The Best Medication for Insomnia: Ambien, Sonata, or Lunesta? – GoodRx
How effective are these sleep drugs, anyway, and who do they work for best? It’s a straightforward question, but answering it isn’t so simple.
What do everyday people say?
Our friends at Iodine collected data about the real-life experiences of people taking these drugs. Data comes from hundreds of people sharing their experiences with Ambien, Lunesta, and Sonata, and rating these drugs in three respects:
First, younger people are less satisfied with sleep medications and find them to be more of a hassle in terms of side effects, and older people find sleep drugs to work better with fewer side effects.
And then there’s the bottom line: which drug works best.
Iodine data shows a clear preference for Ambien (zolpidem) in terms of overall satisfaction (“worth it” score). People taking Ambien say it’s worth it 67% of the time, while those taking Lunesta (eszopiclone) say it’s worth it 55% of the time, and those taking Sonata (zaleplon) say it’s worth it 42% of the time.
That still leaves a lot of people unsatisfied with these sleep medications, meaning lots of people are still going to struggle with insomnia—even with medications.
What do clinical studies say?
The above results show us that most of the people surveyed were satisfied with Ambien, but we still haven’t discussed dosage. That’s where clinical studies might be helpful. A study from Japan, for example, compared eszopiclone (Lunesta) to zolpidem (Ambien) and found that at doses of 2 mg or higher, these drugs were equally effective at helping people fall asleep. However, eszopiclone (Lunesta) was more effective in overall sleep efficiency (defined as the percentage of time people stayed asleep).
But, the effect depended entirely on dose. At lower doses of 1 mg, eszopiclone’s advantage disappeared. That’s important because the FDA reduced the recommended dose for eszopiclone from 2 mg to 1 mg, following reports that people on higher doses were less alert in the morning and at a higher risk of drowsiness during activities such as driving a car. This followed an earlier FDA adjustment in the recommended dose for zolpidem in women from 10 mg to 5 mg.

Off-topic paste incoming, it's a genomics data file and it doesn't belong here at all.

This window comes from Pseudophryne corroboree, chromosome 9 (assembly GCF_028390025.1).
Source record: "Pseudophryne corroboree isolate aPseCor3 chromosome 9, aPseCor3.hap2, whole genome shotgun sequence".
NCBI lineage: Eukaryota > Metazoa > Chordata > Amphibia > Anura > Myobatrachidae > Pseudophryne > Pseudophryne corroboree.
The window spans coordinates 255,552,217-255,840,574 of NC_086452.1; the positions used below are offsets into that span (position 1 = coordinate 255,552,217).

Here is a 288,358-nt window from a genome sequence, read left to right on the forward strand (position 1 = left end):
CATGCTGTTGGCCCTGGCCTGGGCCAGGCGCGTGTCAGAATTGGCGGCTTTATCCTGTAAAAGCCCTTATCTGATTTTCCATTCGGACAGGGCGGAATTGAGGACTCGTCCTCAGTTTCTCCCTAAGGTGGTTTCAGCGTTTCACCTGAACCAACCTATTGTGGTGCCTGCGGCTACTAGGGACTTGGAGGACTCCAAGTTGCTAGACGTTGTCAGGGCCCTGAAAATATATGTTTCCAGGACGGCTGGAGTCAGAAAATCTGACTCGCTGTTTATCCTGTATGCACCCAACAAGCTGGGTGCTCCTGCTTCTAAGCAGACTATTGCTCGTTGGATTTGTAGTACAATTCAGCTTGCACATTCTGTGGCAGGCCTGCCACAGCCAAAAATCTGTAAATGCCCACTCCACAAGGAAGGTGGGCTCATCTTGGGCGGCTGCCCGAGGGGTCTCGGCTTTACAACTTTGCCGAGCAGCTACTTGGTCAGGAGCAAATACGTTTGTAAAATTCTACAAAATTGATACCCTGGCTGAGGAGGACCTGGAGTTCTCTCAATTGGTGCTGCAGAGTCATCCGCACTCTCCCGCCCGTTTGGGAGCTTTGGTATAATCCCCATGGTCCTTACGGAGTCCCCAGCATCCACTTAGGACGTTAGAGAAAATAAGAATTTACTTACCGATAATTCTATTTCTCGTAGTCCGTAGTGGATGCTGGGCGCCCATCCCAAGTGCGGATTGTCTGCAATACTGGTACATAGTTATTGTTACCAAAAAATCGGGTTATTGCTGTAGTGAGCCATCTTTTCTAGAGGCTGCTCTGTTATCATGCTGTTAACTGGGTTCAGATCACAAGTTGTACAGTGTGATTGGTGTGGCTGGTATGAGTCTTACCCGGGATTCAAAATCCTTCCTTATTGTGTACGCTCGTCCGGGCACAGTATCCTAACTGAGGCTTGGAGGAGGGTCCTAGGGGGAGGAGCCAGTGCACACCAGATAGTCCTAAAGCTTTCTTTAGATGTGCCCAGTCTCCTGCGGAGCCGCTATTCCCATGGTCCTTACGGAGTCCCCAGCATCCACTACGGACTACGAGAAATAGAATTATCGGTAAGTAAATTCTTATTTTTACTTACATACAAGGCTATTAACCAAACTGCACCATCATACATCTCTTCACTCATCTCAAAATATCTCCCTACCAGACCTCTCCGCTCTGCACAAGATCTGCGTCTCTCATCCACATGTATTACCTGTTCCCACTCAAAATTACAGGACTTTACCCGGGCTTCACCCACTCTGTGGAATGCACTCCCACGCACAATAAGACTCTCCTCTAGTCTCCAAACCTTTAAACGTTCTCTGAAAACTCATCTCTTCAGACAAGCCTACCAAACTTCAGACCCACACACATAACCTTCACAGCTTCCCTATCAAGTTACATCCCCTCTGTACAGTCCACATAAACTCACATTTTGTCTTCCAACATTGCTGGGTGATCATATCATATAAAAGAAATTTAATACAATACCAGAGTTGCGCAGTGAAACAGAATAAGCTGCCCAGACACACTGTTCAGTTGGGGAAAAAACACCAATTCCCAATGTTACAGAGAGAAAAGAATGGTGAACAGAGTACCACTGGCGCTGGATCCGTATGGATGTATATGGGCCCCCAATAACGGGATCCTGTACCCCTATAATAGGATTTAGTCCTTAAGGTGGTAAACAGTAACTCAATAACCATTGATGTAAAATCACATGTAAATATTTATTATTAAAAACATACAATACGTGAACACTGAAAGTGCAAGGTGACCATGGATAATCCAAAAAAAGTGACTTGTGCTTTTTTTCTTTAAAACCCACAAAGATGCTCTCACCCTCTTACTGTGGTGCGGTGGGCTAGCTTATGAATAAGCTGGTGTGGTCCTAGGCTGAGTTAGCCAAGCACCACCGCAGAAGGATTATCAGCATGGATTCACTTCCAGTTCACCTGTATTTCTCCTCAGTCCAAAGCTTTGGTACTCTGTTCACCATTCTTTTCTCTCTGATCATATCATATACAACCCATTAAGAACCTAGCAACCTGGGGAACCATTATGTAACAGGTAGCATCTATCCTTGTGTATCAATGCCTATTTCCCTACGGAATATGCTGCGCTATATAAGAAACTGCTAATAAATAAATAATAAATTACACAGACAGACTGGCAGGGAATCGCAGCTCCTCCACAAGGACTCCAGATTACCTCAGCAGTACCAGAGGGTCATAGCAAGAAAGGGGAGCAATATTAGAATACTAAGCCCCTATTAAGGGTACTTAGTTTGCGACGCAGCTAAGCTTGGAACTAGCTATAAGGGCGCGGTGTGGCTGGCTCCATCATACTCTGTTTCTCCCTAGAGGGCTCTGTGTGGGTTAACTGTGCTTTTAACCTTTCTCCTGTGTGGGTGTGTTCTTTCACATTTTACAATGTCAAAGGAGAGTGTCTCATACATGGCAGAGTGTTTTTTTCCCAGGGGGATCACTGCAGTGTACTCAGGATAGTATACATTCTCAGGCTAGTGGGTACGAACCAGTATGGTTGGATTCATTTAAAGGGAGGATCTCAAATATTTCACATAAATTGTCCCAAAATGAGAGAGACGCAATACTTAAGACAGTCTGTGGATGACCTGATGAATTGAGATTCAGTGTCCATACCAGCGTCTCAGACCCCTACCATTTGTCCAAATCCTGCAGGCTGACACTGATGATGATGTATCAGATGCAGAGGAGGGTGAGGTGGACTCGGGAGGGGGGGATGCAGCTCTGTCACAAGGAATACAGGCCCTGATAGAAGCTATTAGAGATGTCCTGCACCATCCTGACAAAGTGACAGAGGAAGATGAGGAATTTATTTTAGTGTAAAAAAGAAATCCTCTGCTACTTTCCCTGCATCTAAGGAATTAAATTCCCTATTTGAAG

Keep in mind: Studies on sleep medications are usually done in sleep laboratories, which are poor proxies for real life, and they normally only include a small number of people over one or two nights because these types of studies are expensive. It’s difficult to apply the results from clinical trials to real life, and your best bet is to discuss treatment options with a healthcare professional and to keep your doctor in the loop as you try any new drug.
How much do these drugs cost?
At GoodRx, the lowest price for the generic version of Ambien, zolpidem, is around $8 for a prescription of thirty 10 mg tablets. The lowest GoodRx price for zaleplon (generic Sonata) is about $14 for a similar prescription. Eszopiclone (generic Lunesta) is around the same price.
Considering that people report greater satisfaction with zolpidem than the others, it looks like the cheapest drug might also be the one people prefer most. In other words, Ambien (zolpidem) offers the best bang for the buck.
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